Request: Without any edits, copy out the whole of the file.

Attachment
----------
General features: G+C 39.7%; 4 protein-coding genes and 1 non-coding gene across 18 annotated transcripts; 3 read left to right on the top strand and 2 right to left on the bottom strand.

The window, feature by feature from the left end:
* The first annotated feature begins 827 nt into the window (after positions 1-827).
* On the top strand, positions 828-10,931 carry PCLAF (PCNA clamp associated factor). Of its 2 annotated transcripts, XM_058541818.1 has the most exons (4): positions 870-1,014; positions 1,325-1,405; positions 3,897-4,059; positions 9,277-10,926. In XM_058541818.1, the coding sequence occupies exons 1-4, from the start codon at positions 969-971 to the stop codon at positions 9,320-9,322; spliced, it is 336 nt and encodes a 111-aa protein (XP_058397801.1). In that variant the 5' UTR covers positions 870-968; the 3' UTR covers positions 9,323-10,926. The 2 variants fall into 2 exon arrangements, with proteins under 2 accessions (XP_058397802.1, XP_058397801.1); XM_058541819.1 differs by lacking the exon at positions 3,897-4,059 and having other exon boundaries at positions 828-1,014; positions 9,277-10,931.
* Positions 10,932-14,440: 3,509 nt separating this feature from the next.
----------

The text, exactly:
General features: G+C 39.7%; 4 protein-coding genes and 1 non-coding gene across 18 annotated transcripts; 3 read left to right on the top strand and 2 right to left on the bottom strand.

The window, feature by feature from the left end:
* The first annotated feature begins 827 nt into the window (after positions 1-827).
* On the top strand, positions 828-10,931 carry PCLAF (PCNA clamp associated factor). Of its 2 annotated transcripts, XM_058541818.1 has the most exons (4): positions 870-1,014; positions 1,325-1,405; positions 3,897-4,059; positions 9,277-10,926. In XM_058541818.1, the coding sequence occupies exons 1-4, from the start codon at positions 969-971 to the stop codon at positions 9,320-9,322; spliced, it is 336 nt and encodes a 111-aa protein (XP_058397801.1). In that variant the 5' UTR covers positions 870-968; the 3' UTR covers positions 9,323-10,926. The 2 variants fall into 2 exon arrangements, with proteins under 2 accessions (XP_058397802.1, XP_058397801.1); XM_058541819.1 differs by lacking the exon at positions 3,897-4,059 and having other exon boundaries at positions 828-1,014; positions 9,277-10,931.
* Positions 10,932-14,440: 3,509 nt separating this feature from the next.